Gilpin County School wind damage update  

schoolwindcleanup_01Gusts of nearly 90 mph blow down wall

By Patty Unruh

High winds that buffeted Gilpin County on Monday, January 5, blew out a wall between the old elementary wing and newer construction completed in 2000, as reported in last week’s Weekly Register-Call. The area damaged is by the administrative offices on the main floor and the art room on the bottom floor, near the school’s front entrance, and faces the elementary parking lot.

Official wind speed readings showed Gilpin’s gusts at 88 mph.

No students were present, as the staff was having an in-service day following the Christmas holiday break. No one was injured.

The wall that blew out was a wall between the old and new parts of the school and was apparently required for a fire wall. The old building’s wall still stands, and Superintendent David MacKenzie reported that the building is structurally sound.

New information since last week includes details of the wall coming down and initial plans for repairs.

MacKenzie had first noticed a noise outside of his office at about 1:30 Monday afternoon. He notified head custodian Ken Petersen, who got to the scene about ten minutes later. The two saw that the wall had started to move gradually away from the building.

“The only thing to do in the midst of all the wind and flying debris was to get out of there and have everyone stay away,” Petersen declared.

He returned at 5 a.m. the next morning and set up a perimeter around the damage to keep people away.

Other damage included a roof exhaust fan unit, which was repaired by Petersen on Tuesday, January 6. Also, an antenna dish may need to be re-aimed, and the marquee that stands at the school’s driveway entrance sustained some damage. Petersen had reinforced the marquee just a month ago and said the reinforced part held. Bleachers blew over the football field and down the hill, but are likely retrievable. Trees were blown against the bus barn.

Additionally, five people had broken car windows, including one person who lost three windows. Petersen said there was not much broken glass to clean up, because the glass had either fallen inside the cars or blew away.

“Besides, we were too busy running for cover to worry about doing clean-up,” he asserted.

There is good news, however. No internal damage was found, nor were the ground floor handicapped access doors broken. The roof is completely serviceable and intact, which Petersen said is remarkable, considering the way the wall came loose.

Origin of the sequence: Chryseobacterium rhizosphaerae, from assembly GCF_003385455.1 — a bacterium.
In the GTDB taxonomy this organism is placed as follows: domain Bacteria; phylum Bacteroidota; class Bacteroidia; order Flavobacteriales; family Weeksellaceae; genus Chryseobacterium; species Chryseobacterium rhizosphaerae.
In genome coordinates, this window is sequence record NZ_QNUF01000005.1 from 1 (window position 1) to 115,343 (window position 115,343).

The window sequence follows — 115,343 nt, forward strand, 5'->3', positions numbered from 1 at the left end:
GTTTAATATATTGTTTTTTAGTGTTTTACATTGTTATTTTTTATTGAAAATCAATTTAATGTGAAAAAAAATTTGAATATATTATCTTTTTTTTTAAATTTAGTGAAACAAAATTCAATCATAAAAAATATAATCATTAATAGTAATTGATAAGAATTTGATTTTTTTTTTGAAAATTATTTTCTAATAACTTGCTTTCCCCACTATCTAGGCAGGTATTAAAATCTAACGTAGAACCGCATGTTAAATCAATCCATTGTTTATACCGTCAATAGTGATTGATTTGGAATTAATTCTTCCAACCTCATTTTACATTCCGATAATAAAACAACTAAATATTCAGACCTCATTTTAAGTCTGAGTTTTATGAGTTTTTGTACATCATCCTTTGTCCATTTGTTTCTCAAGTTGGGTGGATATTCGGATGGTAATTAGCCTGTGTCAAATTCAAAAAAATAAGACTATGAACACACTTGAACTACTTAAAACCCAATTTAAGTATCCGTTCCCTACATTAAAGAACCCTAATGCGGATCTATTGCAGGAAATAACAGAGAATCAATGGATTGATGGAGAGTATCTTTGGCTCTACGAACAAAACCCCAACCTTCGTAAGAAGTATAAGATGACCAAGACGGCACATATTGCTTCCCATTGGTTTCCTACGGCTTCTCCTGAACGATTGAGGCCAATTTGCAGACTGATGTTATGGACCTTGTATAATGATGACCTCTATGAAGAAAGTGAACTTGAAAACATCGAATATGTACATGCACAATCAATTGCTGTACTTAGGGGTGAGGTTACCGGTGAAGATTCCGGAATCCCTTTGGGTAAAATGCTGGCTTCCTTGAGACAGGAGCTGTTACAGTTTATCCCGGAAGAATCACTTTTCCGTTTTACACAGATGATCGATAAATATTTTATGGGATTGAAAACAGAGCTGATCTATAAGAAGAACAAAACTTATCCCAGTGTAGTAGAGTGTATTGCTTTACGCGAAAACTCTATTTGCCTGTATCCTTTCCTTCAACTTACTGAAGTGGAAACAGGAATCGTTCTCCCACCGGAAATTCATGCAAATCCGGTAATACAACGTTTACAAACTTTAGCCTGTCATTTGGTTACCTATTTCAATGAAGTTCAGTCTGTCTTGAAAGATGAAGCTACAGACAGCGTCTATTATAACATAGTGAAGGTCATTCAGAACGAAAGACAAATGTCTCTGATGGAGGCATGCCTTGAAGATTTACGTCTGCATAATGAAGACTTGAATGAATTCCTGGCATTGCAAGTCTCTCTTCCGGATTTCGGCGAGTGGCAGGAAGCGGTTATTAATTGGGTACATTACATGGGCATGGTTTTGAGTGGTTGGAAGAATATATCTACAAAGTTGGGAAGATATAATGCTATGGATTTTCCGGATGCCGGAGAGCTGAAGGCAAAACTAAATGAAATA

MacKenzie said the school is in the beginning stages of the repair process. An adjuster from the school’s insurance company came the day after the damage occurred, and a claim is in progress. No estimate is available on when repairs will take place; competitive bids will be solicited. Depending on the weather, it may take about three months for permanent repairs to be completed.

Petersen advised that a forensic engineer from Martin and Martin of Lakewood, the firm that originally designed the new building, has been contacted. The engineer is considering how the building might actually be improved through a repair. The design of the fire wall between the old and new structures appears correct and adequate, said Petersen, but added that the overall footprint may have to be modified.

“There may be new technology that could be used for the style of construction,” Petersen said. “The other side of the stair tower could be redone to match the repaired part. The engineer will assess the needs and send a proposal and a bill,” he concluded.

Gilpin County Road and Bridge employees showed up at the school on Wednesday, January 7, with a front-end loader and a dumpster to clear away the wreckage. School Resource Officer Lee Ramsey had contacted them for help, and the men volunteered their services.

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